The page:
Where the voices of Alcatraz come to life...

The Desperate Escape of Joe Bowers

Joseph Bowers, 210-AZ


Joe Bowers, an inmate considered criminally insane by many of his fellow inmates on the Rock, would make national headlines with a desperate act that for over a half century has been called an escape by some and suicide by others.

Joseph Bowers was by all accounts a desperado and loner, unable to come to terms with the conditions of Alcatraz. Imprisoned during the toughest and most strict era on Alcatraz, Bowers, serving a 25-year sentence for Postal Mail Robbery that netted a mere sixteen dollars and thirty eight cents. He held an expansive criminal record and as one report highlighted: “If at large, he probably would engage again in criminal activities and constitute a serious menace to the public safety and society.” He had claimed, and it was also supported in belief by fellow inmates that his crimes had resulted from a lacking ability to support himself. He claimed that he was completely desperate and out of funds, hungry and mostly unable to afford food or proper lodging.

In a 1933 summary report, his background was noted:

“On this man it has been impossible to get any dependable information. He states that it is represented to him that he was born of parents who were members of a travelling circus on February 18, 1897, at El Paso, Texas, was immediately deserted by his parents, and was raised by circus people who were travelling about and with whom he has lost all contact, so that he has been unable to establish his birth as an American Citizen. Claims to have worked in Germany, France, Belgium, Italy, Spain, Russia, Buenos Aires, Mexico, Cuba, and other places principally as an interpreter, as he claims to speak six languages.

He came to the office complaining that he thought his sentence too severe, that he was in his present trouble due only to the fact that he had been unable to get work, and wanted to know if there was any manner in which he could establish his citizenship so that he could get pass-ports to foreign countries, as he said he never had any trouble finding steady employment, but did have some trouble because he did not have proper passports when in foreign countries.”


Bowers arrived at Alcatraz on September 4, 1934, in one of the first groups, and it quickly became obvious that he didn’t fit the archetypical model of the standard Rock inmate. While imprisoned at McNeil Island, a federal penitentiary located in the Puget Sound of Washington State, he was a considered “unpredictable and at high risk resulting from being emotional unstable.”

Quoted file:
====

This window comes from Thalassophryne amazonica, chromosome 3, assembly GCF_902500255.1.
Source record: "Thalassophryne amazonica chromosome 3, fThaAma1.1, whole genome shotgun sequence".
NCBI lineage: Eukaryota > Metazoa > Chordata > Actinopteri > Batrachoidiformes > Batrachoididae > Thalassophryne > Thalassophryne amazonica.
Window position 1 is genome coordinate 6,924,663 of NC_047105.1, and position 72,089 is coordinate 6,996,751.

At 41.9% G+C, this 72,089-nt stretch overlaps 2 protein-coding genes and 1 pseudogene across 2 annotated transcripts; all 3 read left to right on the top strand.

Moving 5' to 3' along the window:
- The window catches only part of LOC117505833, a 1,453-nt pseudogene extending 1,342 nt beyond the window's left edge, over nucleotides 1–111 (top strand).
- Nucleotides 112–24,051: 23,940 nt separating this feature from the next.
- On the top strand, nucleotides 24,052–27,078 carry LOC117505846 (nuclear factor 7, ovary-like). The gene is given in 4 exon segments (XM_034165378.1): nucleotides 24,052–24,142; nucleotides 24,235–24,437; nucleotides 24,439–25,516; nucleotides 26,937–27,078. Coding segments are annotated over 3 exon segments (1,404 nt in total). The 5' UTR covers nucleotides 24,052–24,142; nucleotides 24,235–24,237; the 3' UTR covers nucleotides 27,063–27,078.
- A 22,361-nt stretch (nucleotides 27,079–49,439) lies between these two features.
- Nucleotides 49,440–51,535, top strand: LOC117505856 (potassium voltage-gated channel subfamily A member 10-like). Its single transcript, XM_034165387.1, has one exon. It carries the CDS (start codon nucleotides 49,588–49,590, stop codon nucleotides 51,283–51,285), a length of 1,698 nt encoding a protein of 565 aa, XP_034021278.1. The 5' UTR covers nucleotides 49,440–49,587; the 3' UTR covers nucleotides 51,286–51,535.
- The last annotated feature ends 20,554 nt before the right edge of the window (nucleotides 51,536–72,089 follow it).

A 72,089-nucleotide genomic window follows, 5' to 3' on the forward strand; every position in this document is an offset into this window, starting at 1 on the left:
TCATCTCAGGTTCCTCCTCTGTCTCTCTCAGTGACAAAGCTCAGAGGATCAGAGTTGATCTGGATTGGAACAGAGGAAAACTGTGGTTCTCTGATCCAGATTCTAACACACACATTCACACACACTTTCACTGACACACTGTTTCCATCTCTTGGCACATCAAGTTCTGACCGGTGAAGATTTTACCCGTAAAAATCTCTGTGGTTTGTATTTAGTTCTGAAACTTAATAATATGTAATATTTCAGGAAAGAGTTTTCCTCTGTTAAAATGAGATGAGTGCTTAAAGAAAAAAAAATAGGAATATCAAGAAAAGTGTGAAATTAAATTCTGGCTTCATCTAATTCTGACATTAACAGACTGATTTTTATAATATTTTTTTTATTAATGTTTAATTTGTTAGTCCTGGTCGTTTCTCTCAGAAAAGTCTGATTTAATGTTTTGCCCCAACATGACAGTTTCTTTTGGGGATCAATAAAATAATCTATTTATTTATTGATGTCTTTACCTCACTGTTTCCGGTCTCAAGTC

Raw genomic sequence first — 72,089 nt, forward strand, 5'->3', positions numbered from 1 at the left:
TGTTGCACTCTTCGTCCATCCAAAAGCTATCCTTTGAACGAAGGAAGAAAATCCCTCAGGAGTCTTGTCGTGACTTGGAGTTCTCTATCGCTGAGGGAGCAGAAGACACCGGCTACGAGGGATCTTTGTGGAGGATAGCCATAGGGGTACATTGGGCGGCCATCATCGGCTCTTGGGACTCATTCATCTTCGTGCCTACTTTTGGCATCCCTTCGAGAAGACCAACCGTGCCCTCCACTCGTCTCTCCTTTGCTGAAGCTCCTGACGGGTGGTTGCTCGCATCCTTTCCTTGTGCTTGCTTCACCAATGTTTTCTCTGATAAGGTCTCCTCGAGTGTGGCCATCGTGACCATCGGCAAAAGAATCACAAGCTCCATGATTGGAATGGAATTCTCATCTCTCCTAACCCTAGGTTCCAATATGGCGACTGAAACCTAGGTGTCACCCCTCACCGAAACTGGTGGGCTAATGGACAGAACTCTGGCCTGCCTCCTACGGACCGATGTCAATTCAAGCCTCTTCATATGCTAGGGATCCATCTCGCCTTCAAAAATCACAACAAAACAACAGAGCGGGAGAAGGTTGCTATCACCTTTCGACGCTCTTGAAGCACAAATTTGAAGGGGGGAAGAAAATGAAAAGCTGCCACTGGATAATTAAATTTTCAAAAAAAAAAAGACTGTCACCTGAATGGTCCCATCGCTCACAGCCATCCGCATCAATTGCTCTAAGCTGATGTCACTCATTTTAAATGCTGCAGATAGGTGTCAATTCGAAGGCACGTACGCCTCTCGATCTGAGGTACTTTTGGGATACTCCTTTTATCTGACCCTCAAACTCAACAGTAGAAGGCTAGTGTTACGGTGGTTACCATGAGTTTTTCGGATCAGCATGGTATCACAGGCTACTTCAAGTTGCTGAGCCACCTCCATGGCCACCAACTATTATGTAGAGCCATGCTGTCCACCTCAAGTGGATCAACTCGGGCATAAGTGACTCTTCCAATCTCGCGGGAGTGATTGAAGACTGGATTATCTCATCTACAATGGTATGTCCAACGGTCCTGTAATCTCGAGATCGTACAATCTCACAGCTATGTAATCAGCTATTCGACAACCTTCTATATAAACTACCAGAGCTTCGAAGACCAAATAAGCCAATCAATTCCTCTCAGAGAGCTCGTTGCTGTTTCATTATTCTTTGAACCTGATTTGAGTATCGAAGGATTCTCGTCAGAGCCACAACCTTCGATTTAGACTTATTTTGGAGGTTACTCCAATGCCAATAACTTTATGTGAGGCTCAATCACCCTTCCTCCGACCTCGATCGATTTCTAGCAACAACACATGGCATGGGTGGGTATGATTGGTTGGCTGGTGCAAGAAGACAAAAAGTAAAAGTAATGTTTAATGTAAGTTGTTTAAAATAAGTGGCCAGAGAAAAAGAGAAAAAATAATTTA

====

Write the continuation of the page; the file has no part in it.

Warden Johnston later wrote: “I did not class him with the shrewd gangsters with whom he associated in prison. He was a weak-minded man with a strong back who would get peace of mind by exercising his body.” The Rule-of-Silence was in its most strict form, and within only six months of his imprisonment, Bowers was already showing signs of significant mental strain. He attempted suicide, but the resident physician didn’t feel Bowers was making a serious attempt on his life. A memo to the director described the attempt:

March 25, 1935

Bureau of Prisons
Washington, D.C

Attention: Dr. F. Lovell Bixby
Assistant Director
Re: Joe Bowers, Number 210-AZ

About 7:30 A.M. on March 7, 1935, Joe Bowers, 210-AZ, cut the skin of his throat by breaking his eye glasses and using a piece of the broken glass: the cut was about three inches long, there was very little loss of blood , and he was given immediate medical attention.

He has been in the hospital since that time and we have had Doctor Twitchell , Consultant Psychiatrist, make examination and report. Copy of Dr. Hess' report to me with copy of Dr. Twitchell's report to Dr. Hess in this case enclosed for your information.

Sincerely yours,
J.A. Johnston


Joseph Bowers Fingerprint Card Alcatraz Inmate #210


Joe Bowers Alcatraz Conduct Report


Road Tower from where Bowers was shot by E.F. Chandler